Without these iconic women, where would feminism be today?
We’ve come a long way since the days when women were frowned upon if they picked up a book, or wanted to have a career to call their own. There’s also a misconception that feminism means that the woman must be the superior gender – but that could not be further from the truth. At its core, feminism is about equal rights for women – to be able to stand next to men without discrimination or fear. It’s about celebrating one’s femininity and masculinity, embracing everything that makes a woman, honouring her own talents and skills and determination.
Today, we honour Women’s History Month by celebrating and remembering the strong, intelligent and bold women who helped pioneer and impact the feminist movement. From women disrupting the patriarchy in literature and philosophy, to scientists and mathematicians who helped make history and save lives – these ladies truly helped us pave the way for true, modern feminism.
Mary Wollstonecraft – a pioneer in feminism.
English writer and philosopher Mary Wollstonecraft is regarded as one of the founding feminist philosophers in history. Best known for A Vindication of the Rights of Woman that was published in 1792, she argued against Jean-Jacques Rousseau’s theories that women are not naturally inferior to men, but only appear to be because they lacked education.
Simone de Beauvoir – the woman who thought like a man.
Though she did not consider herself a philosopher, it’s no doubt that French writer Simone de Beauvoir was a significant influence on feminist existentialism and feminist theory. In 1949, she wrote The Second Sex, which was considered extremely controversial at the time. In the book, she critiques the patriarchy and social constructs faced by women. The book was even banned by The Vatican and was even considered as “pornography” by some.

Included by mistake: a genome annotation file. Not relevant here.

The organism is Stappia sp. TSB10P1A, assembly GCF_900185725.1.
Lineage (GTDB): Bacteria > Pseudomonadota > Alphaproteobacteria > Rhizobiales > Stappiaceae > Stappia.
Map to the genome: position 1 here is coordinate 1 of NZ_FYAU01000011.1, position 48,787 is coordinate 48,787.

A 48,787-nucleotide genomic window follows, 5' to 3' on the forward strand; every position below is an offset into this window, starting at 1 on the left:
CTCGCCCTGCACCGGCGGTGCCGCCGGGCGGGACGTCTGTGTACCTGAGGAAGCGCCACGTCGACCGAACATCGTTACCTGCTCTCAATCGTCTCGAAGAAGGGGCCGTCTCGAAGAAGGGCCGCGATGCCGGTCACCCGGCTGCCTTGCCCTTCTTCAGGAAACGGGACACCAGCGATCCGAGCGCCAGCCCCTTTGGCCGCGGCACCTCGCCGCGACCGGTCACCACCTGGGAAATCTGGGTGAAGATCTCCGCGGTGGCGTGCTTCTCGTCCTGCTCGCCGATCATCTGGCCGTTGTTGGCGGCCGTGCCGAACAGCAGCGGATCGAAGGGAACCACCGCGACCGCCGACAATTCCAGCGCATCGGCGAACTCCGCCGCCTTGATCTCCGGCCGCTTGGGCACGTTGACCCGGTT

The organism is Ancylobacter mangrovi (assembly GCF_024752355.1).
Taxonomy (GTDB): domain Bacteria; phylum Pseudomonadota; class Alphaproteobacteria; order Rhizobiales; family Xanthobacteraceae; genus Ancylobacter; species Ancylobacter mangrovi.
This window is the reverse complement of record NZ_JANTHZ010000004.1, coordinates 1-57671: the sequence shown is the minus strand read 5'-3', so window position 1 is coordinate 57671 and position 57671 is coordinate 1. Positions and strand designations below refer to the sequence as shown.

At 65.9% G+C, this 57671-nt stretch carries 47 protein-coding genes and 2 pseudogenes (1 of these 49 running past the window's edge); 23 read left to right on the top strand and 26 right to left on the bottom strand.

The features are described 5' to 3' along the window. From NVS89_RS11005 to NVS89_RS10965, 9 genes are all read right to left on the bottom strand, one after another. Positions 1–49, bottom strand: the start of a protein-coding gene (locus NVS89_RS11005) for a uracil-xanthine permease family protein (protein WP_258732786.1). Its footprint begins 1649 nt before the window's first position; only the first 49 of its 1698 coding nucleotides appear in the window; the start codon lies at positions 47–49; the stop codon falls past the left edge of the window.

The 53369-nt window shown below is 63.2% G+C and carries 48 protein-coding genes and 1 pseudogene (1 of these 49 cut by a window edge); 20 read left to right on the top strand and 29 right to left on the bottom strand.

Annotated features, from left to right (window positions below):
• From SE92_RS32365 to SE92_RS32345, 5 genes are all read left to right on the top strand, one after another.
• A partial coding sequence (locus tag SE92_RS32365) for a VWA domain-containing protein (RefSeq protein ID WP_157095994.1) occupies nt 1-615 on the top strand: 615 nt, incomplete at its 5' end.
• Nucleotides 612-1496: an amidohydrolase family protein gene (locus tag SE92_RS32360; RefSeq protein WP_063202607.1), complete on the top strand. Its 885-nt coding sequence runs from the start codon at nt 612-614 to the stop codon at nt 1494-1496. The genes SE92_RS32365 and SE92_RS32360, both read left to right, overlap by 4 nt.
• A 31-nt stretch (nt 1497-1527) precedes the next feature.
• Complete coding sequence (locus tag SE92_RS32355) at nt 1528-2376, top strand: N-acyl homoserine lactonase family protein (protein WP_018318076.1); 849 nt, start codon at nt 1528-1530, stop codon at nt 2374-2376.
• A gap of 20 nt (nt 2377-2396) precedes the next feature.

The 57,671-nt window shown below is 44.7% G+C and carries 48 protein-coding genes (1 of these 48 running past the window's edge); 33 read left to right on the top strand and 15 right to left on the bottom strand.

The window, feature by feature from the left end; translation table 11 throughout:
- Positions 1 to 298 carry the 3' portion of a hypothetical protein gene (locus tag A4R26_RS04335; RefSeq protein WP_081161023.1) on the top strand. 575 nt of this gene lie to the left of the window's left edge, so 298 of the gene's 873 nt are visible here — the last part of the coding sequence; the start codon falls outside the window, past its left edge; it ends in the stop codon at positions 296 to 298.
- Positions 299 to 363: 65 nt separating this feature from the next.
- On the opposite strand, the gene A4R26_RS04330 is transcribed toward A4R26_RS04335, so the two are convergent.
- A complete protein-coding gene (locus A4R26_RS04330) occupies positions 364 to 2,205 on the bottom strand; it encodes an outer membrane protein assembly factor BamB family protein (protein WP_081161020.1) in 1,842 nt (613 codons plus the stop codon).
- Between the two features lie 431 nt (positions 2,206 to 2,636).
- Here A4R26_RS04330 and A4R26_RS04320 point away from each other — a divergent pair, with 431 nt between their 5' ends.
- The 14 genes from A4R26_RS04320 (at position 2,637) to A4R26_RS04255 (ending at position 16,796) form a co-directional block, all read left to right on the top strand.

Tu Youyou – a saviour in a time of malaria.
Pharmaceutical chemist Tu Youyou is without a medical degree, a PhD, or international training – but her study on traditional Chinese and herbal medicines paid off when in the 1970s she found how to extract a malaria-inhibiting substance called artemisinin from sweet wormwood. She even volunteered to be the first human subject to test the substance. Since her discovery, antimalarial drugs based on artemisinin have helped save millions of lives. In 2015 she was awarded the 2015 Nobel Prize in physiology or Medicine for her discovery, which according to the Lasker Foundation for Medical Research, has been deemed “arguably the most important pharmaceutical intervention in the last half-century.”
Katherine Johnson – an inspiring hidden figure for black women and female mathematicians.
Katherine Johnson, who recently passed at the age of 101 on 24 February 2020, was the person who calculated the precise trajectories that would allow Apollo 11 to land on the moon in 1969 and return to Earth. A year later, she was a key player in helping John Glenn to become the first American to orbit the Earth in the Mercury vessel Friendship 7. Long before the modern feminist movement and during a time when people of colour were still being alienated, Johnson was one of the many educated, capable yet unheralded women who worked as NASA mathematicians.
Chien-Shiung Wu – a key player in nuclear physics.
Wu was an American experimental physicist who made significant contributions to nuclear physics. As a member of the Manhattan project, she helped develop the process of separating uranium metals into Uraniam-235 and Uranium-238 isotopes by gaseous diffusion. Her discoveries resulted in her colleagues Tsung-Dao Lee and Chen-Ning Yang winning the Nobel Prize in Physics 1957. Fortunately, Wu was not missed out completely, and was awarded the inaugural Wolf Prize in Physics in 1978. She’s also known as “the First Lady of Physics”, “Queen of Nuclear Research” and “the Chinese Madame Curie.”